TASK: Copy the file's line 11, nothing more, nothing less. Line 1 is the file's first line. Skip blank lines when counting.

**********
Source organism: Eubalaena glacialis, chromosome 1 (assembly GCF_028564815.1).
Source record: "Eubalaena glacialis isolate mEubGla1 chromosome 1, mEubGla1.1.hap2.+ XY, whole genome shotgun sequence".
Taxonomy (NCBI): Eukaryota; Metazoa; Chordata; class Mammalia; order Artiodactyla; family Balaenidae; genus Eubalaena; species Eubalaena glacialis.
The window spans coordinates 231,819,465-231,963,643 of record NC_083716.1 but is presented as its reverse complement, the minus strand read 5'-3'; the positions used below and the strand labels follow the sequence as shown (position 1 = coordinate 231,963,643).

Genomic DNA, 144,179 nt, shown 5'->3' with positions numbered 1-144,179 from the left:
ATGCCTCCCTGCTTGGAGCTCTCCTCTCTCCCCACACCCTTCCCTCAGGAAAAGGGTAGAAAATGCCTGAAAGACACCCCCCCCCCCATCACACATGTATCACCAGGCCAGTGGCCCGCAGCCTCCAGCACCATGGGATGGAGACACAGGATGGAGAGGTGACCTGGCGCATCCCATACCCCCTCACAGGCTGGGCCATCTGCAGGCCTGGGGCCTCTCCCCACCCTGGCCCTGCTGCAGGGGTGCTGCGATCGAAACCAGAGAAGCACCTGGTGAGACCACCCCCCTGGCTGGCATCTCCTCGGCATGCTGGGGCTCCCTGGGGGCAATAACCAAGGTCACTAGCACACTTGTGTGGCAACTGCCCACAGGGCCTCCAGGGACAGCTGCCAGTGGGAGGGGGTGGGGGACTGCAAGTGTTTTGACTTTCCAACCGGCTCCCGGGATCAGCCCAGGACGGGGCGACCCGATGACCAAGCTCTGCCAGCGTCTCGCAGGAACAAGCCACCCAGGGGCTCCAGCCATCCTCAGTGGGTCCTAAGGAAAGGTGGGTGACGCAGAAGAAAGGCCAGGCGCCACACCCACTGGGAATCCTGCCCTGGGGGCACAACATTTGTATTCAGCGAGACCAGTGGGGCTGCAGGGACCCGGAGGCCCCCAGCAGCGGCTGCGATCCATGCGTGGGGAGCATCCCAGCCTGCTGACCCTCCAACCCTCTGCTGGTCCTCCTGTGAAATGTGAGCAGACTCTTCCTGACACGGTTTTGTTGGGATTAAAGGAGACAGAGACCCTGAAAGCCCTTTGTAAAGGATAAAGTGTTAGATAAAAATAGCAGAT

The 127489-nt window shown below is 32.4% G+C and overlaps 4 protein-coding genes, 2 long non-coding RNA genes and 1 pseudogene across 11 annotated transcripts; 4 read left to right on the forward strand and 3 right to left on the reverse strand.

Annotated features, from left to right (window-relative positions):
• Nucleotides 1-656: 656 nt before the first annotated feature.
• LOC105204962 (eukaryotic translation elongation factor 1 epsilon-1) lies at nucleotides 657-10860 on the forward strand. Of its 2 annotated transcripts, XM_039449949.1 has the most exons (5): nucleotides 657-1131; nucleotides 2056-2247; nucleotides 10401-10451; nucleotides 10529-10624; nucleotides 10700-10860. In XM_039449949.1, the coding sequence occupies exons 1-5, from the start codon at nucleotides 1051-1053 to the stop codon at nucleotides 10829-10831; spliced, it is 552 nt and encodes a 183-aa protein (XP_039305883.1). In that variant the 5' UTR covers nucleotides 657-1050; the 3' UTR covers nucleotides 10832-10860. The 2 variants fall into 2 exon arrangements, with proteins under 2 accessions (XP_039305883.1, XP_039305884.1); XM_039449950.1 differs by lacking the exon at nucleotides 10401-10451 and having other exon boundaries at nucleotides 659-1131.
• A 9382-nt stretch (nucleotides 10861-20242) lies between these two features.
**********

• A 9382-nt stretch (nucleotides 10861-20242) lies between these two features.